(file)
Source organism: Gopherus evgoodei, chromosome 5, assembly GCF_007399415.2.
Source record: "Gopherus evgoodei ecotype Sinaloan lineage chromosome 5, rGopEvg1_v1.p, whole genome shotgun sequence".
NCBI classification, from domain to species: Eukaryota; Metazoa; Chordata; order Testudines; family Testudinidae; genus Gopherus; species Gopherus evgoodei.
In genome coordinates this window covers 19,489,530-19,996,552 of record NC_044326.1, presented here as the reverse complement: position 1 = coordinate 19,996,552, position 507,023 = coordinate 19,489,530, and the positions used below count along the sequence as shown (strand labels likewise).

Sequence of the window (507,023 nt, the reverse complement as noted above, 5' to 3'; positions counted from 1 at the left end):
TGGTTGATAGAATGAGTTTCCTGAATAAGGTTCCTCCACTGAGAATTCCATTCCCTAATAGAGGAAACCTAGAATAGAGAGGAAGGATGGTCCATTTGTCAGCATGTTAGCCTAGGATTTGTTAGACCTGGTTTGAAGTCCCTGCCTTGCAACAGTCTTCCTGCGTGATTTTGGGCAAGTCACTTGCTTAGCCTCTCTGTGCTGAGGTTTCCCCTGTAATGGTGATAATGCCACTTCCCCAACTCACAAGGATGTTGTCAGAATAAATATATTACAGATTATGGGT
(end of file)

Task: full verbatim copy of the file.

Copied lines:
Source organism: Gopherus evgoodei, chromosome 5, assembly GCF_007399415.2.
Source record: "Gopherus evgoodei ecotype Sinaloan lineage chromosome 5, rGopEvg1_v1.p, whole genome shotgun sequence".
NCBI classification, from domain to species: Eukaryota; Metazoa; Chordata; order Testudines; family Testudinidae; genus Gopherus; species Gopherus evgoodei.
In genome coordinates this window covers 19,489,530-19,996,552 of record NC_044326.1, presented here as the reverse complement: position 1 = coordinate 19,996,552, position 507,023 = coordinate 19,489,530, and the positions used below count along the sequence as shown (strand labels likewise).

Sequence of the window (507,023 nt, the reverse complement as noted above, 5' to 3'; positions counted from 1 at the left end):
TGGTTGATAGAATGAGTTTCCTGAATAAGGTTCCTCCACTGAGAATTCCATTCCCTAATAGAGGAAACCTAGAATAGAGAGGAAGGATGGTCCATTTGTCAGCATGTTAGCCTAGGATTTGTTAGACCTGGTTTGAAGTCCCTGCCTTGCAACAGTCTTCCTGCGTGATTTTGGGCAAGTCACTTGCTTAGCCTCTCTGTGCTGAGGTTTCCCCTGTAATGGTGATAATGCCACTTCCCCAACTCACAAGGATGTTGTCAGAATAAATATATTACAGATTATGGGT